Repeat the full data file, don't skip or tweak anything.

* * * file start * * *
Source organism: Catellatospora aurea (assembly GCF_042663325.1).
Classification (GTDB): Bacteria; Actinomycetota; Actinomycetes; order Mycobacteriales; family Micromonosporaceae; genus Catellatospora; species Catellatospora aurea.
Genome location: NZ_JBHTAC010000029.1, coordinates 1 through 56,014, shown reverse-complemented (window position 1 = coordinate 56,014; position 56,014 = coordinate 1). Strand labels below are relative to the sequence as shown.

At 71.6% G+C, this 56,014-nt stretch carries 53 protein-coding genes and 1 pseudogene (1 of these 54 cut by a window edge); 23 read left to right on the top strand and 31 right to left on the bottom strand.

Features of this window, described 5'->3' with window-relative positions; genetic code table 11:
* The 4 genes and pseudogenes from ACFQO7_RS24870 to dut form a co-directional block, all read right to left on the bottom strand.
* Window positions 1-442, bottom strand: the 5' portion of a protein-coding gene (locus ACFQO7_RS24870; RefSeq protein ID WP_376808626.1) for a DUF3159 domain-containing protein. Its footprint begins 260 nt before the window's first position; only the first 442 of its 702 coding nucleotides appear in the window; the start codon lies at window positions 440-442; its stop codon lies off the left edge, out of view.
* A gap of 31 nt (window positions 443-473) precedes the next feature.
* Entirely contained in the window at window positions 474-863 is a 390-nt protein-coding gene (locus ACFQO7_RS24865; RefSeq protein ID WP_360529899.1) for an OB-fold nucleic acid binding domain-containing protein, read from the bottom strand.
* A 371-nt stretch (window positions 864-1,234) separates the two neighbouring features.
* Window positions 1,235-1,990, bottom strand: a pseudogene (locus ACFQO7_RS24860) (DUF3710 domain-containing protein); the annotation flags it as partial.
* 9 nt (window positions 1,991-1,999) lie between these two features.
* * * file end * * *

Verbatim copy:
Source organism: Catellatospora aurea (assembly GCF_042663325.1).
Classification (GTDB): Bacteria; Actinomycetota; Actinomycetes; order Mycobacteriales; family Micromonosporaceae; genus Catellatospora; species Catellatospora aurea.
Genome location: NZ_JBHTAC010000029.1, coordinates 1 through 56,014, shown reverse-complemented (window position 1 = coordinate 56,014; position 56,014 = coordinate 1). Strand labels below are relative to the sequence as shown.

At 71.6% G+C, this 56,014-nt stretch carries 53 protein-coding genes and 1 pseudogene (1 of these 54 cut by a window edge); 23 read left to right on the top strand and 31 right to left on the bottom strand.

Features of this window, described 5'->3' with window-relative positions; genetic code table 11:
* The 4 genes and pseudogenes from ACFQO7_RS24870 to dut form a co-directional block, all read right to left on the bottom strand.
* Window positions 1-442, bottom strand: the 5' portion of a protein-coding gene (locus ACFQO7_RS24870; RefSeq protein ID WP_376808626.1) for a DUF3159 domain-containing protein. Its footprint begins 260 nt before the window's first position; only the first 442 of its 702 coding nucleotides appear in the window; the start codon lies at window positions 440-442; its stop codon lies off the left edge, out of view.
* A gap of 31 nt (window positions 443-473) precedes the next feature.
* Entirely contained in the window at window positions 474-863 is a 390-nt protein-coding gene (locus ACFQO7_RS24865; RefSeq protein ID WP_360529899.1) for an OB-fold nucleic acid binding domain-containing protein, read from the bottom strand.
* A 371-nt stretch (window positions 864-1,234) separates the two neighbouring features.
* Window positions 1,235-1,990, bottom strand: a pseudogene (locus ACFQO7_RS24860) (DUF3710 domain-containing protein); the annotation flags it as partial.
* 9 nt (window positions 1,991-1,999) lie between these two features.